Alderman Howard is too inexperienced for the position of mayor pro tem. During April 17's regular council meeting, Alderman Howard confirmed the public's worst fears about Mayor Brooke's inappropriateness in appointing someone so green. Alderman Howard's lack of professionalism as mayor protem was demonstrated each time certain citizens approached the podium with an opinion contrary to the council's. Invariably, Howard censored him or her. To make matters worse, Howard was clearly uniformed on several of the issues upon which the public commented, constituting a complete breach of fiduciary duty, especially when she censored citizens as a result of her own ignorance. Nothing is more objectionable in a leader.

Case in point was the renovation of the Adler Theatre as part of the Vision Iowa project. In fact, the Adler renovation will displace some residents who live in the Mississippi Hotel because the theatre is in the base of the hotel and will expand into an area where several apartments exist. The number of occupants is small, and they will be relocated to other apartments in the hotel. Regardless, when concern for this was voiced, Howard declared that the citizens were misrepresenting the issue of displacement by presenting false information, revealing her lack of knowledge of the project.

The second incident involved a reporter, whose comments Howard censored because he objected to DavenportOne's expenditures of taxpayers' money. She claimed the issue open for discussion was about three Vision Iowa finance agreements, not about DavenportOne. The reporter pointed out that DavenportOne was one of the parties to the agreements, so once again Howard misstates the situation. While it is ethically and professionally inappropriate for a reporter to take the podium during public discussion to create his/her own news, this was not the ground upon which Howard censored this person.

Throughout the meeting, when citizens' comments didn't favor the issue, instead of allowing people to voice their concerns and possibly learning something, she repeatedly chose to censor them. Nothing is more undemocratic or insulting to our republic. Such conduct by an elected official is intolerable, and the public deserves Alderman Howard's immediate replacement as mayor protem. Meanwhile, the council passed the three financial agreements that comprise the structure of the Vision Iowa grant without a word of discussion?no information or explanation was forthcoming explaining to Davenport taxpayers what we are committing to. These are historic agreements having tremendous impact on our community. The public deserved at least a thorough summary of the agreements. When questioned about the agreements, the council deferred to others. But as one citizen put it, we have a right to direct our questions to the council, not other parties. It is the aldermen whom we elected, so it is the council that we expect answers from. Unfortunately, my guess is that the majority of the aldermen have no real clue about the agreements' contents.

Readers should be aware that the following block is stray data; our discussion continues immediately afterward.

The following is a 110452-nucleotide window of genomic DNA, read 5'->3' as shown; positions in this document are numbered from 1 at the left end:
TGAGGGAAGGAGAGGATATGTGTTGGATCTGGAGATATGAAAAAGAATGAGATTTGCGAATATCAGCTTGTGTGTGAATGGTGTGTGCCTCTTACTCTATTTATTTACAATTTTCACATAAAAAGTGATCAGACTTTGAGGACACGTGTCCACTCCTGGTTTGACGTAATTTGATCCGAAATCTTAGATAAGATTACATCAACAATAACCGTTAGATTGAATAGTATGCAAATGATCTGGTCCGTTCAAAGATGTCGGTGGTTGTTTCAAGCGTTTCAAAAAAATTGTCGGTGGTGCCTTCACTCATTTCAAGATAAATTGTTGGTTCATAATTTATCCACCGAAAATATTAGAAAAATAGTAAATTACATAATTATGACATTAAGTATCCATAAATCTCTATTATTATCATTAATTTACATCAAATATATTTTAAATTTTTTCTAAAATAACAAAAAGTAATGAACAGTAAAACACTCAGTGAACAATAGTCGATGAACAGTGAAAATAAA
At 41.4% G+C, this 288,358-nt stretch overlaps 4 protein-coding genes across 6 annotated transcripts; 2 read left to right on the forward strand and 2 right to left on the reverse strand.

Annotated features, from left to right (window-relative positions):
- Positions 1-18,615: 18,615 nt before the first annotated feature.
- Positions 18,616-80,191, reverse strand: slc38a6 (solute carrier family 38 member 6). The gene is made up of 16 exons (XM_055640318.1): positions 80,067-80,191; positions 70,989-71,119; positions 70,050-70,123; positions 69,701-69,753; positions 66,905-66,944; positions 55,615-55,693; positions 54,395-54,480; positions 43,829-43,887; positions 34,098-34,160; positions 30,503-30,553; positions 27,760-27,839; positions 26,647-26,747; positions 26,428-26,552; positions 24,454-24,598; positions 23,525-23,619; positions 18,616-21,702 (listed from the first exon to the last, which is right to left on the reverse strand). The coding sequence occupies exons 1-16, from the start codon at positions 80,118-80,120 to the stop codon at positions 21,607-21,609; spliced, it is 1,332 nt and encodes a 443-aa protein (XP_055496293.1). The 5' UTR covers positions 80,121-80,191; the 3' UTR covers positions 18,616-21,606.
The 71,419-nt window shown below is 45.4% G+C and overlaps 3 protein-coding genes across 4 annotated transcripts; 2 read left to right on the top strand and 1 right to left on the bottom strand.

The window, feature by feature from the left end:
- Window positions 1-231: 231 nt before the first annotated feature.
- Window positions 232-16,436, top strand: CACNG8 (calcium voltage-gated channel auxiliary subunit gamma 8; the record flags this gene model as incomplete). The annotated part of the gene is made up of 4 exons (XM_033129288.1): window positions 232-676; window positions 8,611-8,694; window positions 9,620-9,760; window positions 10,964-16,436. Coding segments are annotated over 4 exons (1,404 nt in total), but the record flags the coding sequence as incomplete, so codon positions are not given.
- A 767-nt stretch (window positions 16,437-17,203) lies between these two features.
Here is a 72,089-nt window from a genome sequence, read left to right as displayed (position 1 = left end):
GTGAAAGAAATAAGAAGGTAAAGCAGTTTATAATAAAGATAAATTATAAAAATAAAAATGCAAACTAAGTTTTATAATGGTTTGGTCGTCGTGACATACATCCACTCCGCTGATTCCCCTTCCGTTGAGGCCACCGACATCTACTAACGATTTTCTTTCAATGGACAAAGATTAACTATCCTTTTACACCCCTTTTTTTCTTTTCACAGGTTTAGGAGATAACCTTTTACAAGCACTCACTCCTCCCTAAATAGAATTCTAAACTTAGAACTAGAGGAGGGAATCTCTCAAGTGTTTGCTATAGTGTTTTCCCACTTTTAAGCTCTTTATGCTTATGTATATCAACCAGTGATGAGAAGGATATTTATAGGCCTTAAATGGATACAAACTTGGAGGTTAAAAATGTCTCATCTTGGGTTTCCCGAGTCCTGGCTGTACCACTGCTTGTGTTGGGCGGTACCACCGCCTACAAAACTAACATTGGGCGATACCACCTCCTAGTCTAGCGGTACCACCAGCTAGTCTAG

Protest Rates for Development Fallible

During last week's council meeting, the council was asked to vote on HyVee's redevelopment project, which would significantly enlarge the vacated Eagle location at the corner of Lincoln and Locust streets in west Davenport. One resident alerted the council to the erroneous protest rate relative to the HyVee's proposal, but the council willfully ignored it, voting to approve the project in a manner that tramples upon the representative form of government each alderman is charged to protect. Disgrace defines this council, once again.